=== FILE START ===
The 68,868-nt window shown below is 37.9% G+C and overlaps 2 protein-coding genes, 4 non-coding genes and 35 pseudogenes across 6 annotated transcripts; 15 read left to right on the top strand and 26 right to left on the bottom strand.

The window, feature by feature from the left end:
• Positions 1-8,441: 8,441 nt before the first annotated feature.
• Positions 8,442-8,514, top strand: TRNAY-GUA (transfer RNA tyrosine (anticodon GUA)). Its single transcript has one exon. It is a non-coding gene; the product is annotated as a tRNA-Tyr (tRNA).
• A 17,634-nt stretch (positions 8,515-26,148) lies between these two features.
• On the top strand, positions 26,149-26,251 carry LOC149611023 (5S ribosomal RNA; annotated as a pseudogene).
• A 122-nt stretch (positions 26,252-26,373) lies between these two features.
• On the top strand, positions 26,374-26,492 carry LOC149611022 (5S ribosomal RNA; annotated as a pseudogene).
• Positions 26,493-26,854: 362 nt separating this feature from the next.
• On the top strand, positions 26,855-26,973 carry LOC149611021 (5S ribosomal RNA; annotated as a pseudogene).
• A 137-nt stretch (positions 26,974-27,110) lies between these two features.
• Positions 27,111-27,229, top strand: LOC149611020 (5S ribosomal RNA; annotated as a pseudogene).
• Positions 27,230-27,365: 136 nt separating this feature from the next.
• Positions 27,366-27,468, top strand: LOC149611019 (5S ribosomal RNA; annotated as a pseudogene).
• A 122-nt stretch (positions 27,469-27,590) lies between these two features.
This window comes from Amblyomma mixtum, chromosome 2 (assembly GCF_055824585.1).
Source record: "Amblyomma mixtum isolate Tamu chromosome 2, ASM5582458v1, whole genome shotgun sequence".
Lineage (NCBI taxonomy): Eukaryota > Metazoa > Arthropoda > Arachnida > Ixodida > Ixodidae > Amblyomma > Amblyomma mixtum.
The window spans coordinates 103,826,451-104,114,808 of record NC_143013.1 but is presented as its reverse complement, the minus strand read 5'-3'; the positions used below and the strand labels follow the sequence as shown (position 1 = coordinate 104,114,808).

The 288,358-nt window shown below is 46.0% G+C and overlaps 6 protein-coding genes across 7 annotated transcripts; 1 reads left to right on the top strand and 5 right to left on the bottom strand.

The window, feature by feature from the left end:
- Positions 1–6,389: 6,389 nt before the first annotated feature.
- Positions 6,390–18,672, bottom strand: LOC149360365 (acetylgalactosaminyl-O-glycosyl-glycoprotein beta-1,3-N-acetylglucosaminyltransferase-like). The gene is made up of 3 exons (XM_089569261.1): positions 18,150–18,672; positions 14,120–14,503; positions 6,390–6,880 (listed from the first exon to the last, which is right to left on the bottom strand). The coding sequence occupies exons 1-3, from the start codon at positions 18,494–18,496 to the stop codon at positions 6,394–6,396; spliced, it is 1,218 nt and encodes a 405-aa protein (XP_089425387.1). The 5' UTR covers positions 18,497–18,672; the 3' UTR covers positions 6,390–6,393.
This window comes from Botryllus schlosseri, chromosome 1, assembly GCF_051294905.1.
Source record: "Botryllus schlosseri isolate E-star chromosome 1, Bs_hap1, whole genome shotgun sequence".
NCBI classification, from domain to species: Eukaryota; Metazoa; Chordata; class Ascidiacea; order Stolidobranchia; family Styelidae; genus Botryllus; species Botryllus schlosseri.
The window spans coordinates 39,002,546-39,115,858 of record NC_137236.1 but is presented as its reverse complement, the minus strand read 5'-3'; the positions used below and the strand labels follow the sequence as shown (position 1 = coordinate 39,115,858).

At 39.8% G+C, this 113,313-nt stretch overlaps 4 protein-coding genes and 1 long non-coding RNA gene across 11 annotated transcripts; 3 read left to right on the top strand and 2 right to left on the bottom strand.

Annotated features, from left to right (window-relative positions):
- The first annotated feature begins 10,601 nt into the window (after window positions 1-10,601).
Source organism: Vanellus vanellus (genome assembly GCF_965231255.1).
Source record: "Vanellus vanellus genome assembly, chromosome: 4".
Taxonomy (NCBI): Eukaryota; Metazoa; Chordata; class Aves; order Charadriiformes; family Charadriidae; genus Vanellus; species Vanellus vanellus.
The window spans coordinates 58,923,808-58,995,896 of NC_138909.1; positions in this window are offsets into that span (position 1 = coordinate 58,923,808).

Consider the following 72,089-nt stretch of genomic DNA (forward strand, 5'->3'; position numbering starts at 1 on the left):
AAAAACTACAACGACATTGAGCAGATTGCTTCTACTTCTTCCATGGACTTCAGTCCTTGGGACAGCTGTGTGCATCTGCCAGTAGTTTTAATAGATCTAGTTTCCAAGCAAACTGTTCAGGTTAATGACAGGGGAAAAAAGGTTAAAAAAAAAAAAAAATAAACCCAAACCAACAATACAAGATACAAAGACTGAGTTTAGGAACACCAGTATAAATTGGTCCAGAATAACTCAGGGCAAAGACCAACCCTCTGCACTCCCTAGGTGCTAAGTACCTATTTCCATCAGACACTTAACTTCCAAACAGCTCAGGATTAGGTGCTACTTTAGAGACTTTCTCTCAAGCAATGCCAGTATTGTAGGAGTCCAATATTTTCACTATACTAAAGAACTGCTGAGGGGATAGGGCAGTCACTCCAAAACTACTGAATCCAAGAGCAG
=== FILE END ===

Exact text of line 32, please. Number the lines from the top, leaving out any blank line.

Source record: "Vanellus vanellus genome assembly, chromosome: 4".